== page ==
Use the science of Sociology to help create real and rounded characters. [Suzanne’s formal education includes a Master’s in Sociology and her day job (I presume) is based on that knowledge. However, it is hard to use Sociology, unless one knows Sociology.[Disclaimer: my daughter is a professor of Sociology so I could always ask her.]
Understanding that depth of character will come from the depth of understanding you have of yourself. [This goes to the first homework assignment. It also echoes parts of Sara Shepard’s opening remarks. (And what a remarkable career she has had) Her first book, which started her “Pretty Little Liars” series, had four characters, and all four were different versions of her, ie., at different times, the start, middle and end of high school. Shepard obviously had a pretty good idea of who she was]
Finding the balance between narrated description and the readers imagination. [I think here she means that you need to respect the reader’s intelligence and allow them to fill in the blanks. “The house was vile.”]
Breaking the rules. Allowed in the creative process. [Yeah. Why else do people make rules?]
When looking at character creation and using ‘real people,’ keep in mind that real people maybe a bit too complex to be characters. But you will do well if you stay with the essentials questions: who? What? Where? When? How? WTF? Stay true to these, figure out which are important to YOU and remember, it’s your world, your rules.
If the character doesn’t care about himself, why should anyone else.
Have you ever disliked someone?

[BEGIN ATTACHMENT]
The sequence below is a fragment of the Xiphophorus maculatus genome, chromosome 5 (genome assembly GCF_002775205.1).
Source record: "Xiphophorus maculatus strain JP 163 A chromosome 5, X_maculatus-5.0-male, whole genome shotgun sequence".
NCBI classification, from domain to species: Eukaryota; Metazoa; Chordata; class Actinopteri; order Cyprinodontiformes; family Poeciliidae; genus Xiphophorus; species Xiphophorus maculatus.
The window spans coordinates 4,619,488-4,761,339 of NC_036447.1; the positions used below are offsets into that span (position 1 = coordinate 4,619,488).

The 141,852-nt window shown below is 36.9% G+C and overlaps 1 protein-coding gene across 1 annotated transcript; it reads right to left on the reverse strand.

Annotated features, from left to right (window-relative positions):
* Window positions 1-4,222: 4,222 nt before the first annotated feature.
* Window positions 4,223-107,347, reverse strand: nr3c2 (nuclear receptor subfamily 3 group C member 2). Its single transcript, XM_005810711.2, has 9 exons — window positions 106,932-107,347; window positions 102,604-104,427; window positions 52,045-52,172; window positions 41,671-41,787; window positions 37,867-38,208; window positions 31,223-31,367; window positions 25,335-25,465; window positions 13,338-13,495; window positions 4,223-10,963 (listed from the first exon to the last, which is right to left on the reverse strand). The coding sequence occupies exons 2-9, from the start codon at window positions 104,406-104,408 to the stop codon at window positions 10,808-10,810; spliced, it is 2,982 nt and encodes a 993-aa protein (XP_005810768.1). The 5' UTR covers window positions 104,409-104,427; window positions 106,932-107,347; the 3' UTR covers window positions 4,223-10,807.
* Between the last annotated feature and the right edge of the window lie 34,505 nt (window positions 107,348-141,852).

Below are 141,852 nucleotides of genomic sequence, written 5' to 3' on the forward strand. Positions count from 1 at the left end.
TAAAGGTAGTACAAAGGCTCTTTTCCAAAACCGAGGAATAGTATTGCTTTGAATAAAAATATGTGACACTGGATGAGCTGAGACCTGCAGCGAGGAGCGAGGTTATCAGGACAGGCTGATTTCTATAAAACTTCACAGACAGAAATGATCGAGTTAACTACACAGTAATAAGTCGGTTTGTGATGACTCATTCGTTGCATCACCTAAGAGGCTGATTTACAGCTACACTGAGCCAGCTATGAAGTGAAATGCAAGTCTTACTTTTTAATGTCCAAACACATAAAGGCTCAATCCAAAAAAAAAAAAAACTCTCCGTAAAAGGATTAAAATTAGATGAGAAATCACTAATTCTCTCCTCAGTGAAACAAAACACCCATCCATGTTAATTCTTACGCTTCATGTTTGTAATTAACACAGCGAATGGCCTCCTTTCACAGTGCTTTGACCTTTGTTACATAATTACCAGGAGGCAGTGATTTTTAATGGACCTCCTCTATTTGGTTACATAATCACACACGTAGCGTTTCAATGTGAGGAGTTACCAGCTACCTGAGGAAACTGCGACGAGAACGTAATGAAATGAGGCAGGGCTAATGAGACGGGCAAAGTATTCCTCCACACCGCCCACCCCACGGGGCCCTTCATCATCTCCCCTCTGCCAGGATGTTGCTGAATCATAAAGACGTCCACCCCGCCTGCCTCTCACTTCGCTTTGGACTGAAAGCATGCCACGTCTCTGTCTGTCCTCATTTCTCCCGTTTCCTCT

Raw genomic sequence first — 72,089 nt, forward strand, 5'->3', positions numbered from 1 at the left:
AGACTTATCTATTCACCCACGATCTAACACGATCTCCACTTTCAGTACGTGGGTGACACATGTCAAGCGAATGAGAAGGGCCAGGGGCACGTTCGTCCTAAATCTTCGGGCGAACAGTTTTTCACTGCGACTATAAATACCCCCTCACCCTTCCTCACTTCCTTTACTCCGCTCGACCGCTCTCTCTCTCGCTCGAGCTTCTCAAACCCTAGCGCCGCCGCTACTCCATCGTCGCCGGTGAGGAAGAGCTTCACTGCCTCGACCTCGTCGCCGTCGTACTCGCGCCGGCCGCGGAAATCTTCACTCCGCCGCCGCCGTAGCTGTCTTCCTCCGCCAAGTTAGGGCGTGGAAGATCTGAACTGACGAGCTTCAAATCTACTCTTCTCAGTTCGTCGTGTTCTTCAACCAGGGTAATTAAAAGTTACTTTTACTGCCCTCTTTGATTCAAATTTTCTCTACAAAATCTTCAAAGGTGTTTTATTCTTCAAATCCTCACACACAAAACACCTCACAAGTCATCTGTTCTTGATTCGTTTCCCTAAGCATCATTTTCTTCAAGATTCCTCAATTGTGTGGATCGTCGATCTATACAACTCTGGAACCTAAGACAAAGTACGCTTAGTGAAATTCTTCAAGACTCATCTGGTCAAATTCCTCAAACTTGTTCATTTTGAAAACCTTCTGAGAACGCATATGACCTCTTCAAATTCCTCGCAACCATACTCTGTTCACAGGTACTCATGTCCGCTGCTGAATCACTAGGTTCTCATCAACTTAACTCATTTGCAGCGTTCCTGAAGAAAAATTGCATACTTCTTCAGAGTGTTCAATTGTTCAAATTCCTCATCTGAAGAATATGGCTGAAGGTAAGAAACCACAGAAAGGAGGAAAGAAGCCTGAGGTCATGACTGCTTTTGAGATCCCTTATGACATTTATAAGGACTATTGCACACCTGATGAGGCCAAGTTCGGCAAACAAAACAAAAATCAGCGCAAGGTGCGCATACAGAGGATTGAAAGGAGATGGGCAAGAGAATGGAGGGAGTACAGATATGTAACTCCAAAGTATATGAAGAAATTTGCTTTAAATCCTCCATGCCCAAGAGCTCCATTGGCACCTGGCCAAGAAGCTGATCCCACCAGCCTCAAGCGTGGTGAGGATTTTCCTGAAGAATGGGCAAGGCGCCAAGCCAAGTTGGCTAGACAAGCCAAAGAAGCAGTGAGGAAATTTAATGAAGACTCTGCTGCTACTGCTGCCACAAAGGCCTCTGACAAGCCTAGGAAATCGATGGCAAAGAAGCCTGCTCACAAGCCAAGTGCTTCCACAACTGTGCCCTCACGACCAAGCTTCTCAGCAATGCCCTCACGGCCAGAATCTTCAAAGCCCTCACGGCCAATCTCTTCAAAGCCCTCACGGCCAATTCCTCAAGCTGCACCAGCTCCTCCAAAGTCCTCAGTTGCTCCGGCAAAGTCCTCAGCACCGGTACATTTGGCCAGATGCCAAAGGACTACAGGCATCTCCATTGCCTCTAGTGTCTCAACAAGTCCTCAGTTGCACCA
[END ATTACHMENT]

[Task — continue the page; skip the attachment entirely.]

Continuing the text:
If no one likes them (a specific character), they shouldn’t be in the book. [This is an interesting point, as it applies to baddies. Can they be all bad? Will we stop reading if they are. In Game Of Thrones Joffrey is despicable. I expected he would last till the end and then I would read/watch (I have dome both) while he gets what he deserved. The Hound was also bad, but in a very different way.]
Characters should be able to take criticism. Important when creating criticism in your characters.
Internal dialogue is important
if you find out something about a character that the character does yet not know, the reader will not be able to put the book down, ie., a character who is a rapist and doesn’t know it. [Not sure how that would work, but you get the idea.]
Basically Suzanne says you should look at yourself, your flaws, etc. and that will help you develop and describe, as well as give depth to those characters.
Give characters an issue. A conflict.
The ‘dream’ is on layaway. It is already yours, you are making payments and eventually you can go pick it up. [This refers to writing and becoming a published author]